Reduced intensity Conditioning for Second Hematopoietic Cell Transplantation in Pediatric Patients With Relapsed Acute Myeloid Leukemia Following Allogeneic Transplantation
Biology of Blood and Marrow Transplantation
Patients with sickle cell disease (SCD) have a high risk of intracranial large vessel vasculopathy. This can lead to a proliferation of microvasculature at the base of the brain known as moyamoya syndrome. If untreated, there is a high risk of intraventricular hemorrhage and permanent neurologic deficits. There have been several reports describing patients with SCD and moyamoya syndrome successfully undergoing revascularization procedures, including encephaloduroarteriosynangiosis (EDAS).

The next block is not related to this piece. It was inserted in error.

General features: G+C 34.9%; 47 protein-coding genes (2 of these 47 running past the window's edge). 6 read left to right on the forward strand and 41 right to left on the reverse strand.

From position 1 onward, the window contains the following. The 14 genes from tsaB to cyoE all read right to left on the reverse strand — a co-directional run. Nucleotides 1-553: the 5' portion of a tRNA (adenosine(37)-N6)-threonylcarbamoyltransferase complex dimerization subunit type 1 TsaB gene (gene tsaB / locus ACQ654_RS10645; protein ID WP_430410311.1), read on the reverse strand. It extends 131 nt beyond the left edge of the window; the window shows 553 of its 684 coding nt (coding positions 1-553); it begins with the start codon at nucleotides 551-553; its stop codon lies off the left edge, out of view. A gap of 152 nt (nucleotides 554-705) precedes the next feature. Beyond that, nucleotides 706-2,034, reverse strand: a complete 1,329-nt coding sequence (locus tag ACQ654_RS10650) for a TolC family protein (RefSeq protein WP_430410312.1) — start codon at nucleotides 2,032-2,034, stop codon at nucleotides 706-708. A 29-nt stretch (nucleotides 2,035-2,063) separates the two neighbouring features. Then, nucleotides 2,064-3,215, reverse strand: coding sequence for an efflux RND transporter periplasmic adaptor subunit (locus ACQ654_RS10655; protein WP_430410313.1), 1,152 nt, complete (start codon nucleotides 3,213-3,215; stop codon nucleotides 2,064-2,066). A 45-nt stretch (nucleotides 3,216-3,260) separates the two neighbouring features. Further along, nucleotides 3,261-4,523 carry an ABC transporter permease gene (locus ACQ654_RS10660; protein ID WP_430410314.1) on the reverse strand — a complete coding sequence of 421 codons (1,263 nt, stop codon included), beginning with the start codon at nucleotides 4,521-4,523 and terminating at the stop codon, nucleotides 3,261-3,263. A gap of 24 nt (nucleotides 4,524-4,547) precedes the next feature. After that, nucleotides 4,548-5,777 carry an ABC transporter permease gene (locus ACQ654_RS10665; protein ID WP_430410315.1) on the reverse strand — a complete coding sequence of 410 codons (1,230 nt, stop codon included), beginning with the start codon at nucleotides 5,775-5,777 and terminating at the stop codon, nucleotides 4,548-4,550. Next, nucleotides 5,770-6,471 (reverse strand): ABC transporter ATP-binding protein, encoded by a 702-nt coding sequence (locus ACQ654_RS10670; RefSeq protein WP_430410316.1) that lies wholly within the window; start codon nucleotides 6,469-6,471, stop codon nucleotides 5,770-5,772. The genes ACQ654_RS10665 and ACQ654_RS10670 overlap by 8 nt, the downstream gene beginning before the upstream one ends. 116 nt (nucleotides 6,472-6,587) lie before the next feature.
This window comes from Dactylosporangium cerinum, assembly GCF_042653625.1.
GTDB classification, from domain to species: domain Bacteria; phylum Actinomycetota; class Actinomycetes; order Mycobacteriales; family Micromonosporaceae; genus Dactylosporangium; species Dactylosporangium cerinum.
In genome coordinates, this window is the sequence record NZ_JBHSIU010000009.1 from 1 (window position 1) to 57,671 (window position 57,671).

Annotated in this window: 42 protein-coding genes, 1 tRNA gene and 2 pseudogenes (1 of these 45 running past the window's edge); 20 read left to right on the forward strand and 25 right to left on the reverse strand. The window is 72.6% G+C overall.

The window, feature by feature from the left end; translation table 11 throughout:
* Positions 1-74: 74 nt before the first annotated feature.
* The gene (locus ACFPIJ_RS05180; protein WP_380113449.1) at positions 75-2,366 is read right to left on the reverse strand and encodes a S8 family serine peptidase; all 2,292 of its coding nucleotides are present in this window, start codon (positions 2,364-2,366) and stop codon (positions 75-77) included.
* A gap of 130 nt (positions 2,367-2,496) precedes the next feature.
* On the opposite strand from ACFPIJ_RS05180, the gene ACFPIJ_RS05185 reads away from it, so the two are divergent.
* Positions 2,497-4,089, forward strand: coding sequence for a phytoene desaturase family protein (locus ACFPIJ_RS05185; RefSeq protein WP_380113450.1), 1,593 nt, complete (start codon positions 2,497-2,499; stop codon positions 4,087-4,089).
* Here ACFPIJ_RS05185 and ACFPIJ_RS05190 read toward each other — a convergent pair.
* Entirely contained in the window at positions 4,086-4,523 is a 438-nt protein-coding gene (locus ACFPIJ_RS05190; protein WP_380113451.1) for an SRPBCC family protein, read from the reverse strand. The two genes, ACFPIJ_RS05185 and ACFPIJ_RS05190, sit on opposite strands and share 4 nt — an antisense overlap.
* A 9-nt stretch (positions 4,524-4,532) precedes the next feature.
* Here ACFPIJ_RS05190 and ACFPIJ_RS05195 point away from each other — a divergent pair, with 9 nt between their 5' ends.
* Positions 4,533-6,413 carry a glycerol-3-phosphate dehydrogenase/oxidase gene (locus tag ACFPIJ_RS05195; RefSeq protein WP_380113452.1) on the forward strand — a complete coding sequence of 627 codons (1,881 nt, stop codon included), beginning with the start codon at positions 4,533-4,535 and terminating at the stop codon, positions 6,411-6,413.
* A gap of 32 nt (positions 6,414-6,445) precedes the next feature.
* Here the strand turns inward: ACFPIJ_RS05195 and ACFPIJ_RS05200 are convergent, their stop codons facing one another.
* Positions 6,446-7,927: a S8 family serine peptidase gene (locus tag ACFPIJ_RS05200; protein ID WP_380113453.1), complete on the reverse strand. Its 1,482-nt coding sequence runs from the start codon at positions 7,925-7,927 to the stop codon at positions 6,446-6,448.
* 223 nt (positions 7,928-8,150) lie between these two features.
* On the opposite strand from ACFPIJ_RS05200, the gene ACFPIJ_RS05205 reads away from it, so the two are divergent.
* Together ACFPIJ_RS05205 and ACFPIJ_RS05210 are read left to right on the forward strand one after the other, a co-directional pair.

... iosis (EDAS). Hematopoietic cell transplantation from a compatible sibling is the most effective way of preventing central nervous system (CNS) complications in SCD patients at risk for CNS events. To our knowledge, there have been no reports of SCD patients undergoing EDAS followed by bone marrow transplantation (BMT). Case: We describe the case of a 14-year-old girl with SCD who developed severe stenosis of the right internal carotid artery, which progressed and extended to the anterior cerebral and middle cerebral arteries, with silent infarcts and changes on magnetic resonance angiography (MRA) consistent with moyamoya syndrome. Due to worsening of her stenosis, at the age of 11 she underwent EDAS without complications. Eighteen months after the procedure, she developed a left lower extremity monoparesis. Magnetic resonance imaging (MRI) did not show any new areas of ischemia. Three months later she underwent high-dose chemo-immunotherapy followed by BMT from her compatible sibling. Her mixed-donor chimerism on day +32 was 98% donor, with concomitant hemoglobin S of 0.9%, confirming donor engraftment and eradication of her SCD. The patient is now 10 months post-transplant and has not had any SCD-related complications. Her neurologic exam and neuroimaging studies remain stable. Conclusion: This is the first case report of EDAS successfully followed by BMT in a patient with SCD and moyamoya syndrome. BMT is considered standard of care in patients with SCD at risk for CNS complications, leading to stroke-free survival rates of 93-96%. Patients with moyamoya syndrome and SCD who have a CNS event are more than twice as likely to experience a recurrent CNS complication even while on chronic transfusions. Transplanteligible SCD patients who develop moyamoya syndrome may benefit from EDAS prior to undergoing BMT in order to minimize periand post-transplant CNS complications. Further investigation is needed to determine the long-term outcome of this therapeutic combination.